“To be human is to have a Utopia.” (Christian Boltanski)
As humans we recognize ourselves by remembering. This is the evidence of existing in a chronological context, which forms identity. The loss of memory can lead to a serious identity crises. But memory hasn’t to be true implicitly as scientific research learned us: to remember is a flexible process, which always adapts to an optimized learning for the future.
People collect proofs like photographs, documents and letters to verify their memories. I follow from this an existential doubt: Can I trust memory? Who am I really? If I don't leave any traces, have I ever existed?
In this area of conflict I am interested in man’s subjective sensations and his capability to remember, to forget, to associate and to create - consciously or not - his own Utopia.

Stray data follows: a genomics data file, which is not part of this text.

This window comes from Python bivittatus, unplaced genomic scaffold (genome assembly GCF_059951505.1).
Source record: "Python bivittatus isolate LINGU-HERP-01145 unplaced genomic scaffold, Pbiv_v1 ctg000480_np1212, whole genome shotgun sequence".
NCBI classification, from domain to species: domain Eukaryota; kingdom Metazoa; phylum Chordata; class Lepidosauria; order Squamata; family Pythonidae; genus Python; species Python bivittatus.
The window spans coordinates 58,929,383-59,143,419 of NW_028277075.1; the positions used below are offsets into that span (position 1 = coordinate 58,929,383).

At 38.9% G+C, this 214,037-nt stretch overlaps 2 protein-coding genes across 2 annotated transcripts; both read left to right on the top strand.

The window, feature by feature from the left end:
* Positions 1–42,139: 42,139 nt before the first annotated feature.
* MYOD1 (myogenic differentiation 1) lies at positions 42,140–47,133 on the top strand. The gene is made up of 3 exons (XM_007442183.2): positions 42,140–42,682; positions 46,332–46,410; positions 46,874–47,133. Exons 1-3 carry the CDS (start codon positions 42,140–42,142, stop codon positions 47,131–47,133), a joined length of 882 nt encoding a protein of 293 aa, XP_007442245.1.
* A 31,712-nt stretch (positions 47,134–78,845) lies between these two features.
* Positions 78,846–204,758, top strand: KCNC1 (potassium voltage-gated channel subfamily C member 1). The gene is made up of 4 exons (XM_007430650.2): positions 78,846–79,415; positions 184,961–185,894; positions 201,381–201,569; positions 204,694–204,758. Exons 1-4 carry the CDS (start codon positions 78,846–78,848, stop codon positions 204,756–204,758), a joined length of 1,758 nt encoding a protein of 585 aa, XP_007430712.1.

My work ranges in transition of photography and video, of visual and sonic relevance. Especially the interface between the disciplines I am interested of: photography as a time-based medium - video as a static image - sound as a catalyzer of visual imagination.
Laudatio, Art Prize of the town of Krumbach/DE, 12.03.2013, for the art work home is somewhere else:
"In the first moment it sounds tautological, but triggers some questions then: Is it possible to find home again? Is it possible to have it only in the past or is home finally a utopia or a trauma? These general questions comprehends and handles Eri Kassnel in a very personal and quiet way, which yet doesn’t exclude the beholder, but attracts him by sensual presence: (…) the photographs are to some extent historic relics, but to even bigger extent own pictures of the artist, most of them snapshots out of the moving car; in so doing the travelling, the searching, the not-being-at-home is approached. At the same time the new pictures, which where coated by a digital patina, reflect the complexity of the search for a home: they are pictures of longing and fake together; they ever and anon try to acquire the past and search for one’s position in the present. The art piece is no spectacular eye-catcher – it is a calm, consequently configured work. It develops more aspects and touches more strings, the more you do it at your leisure."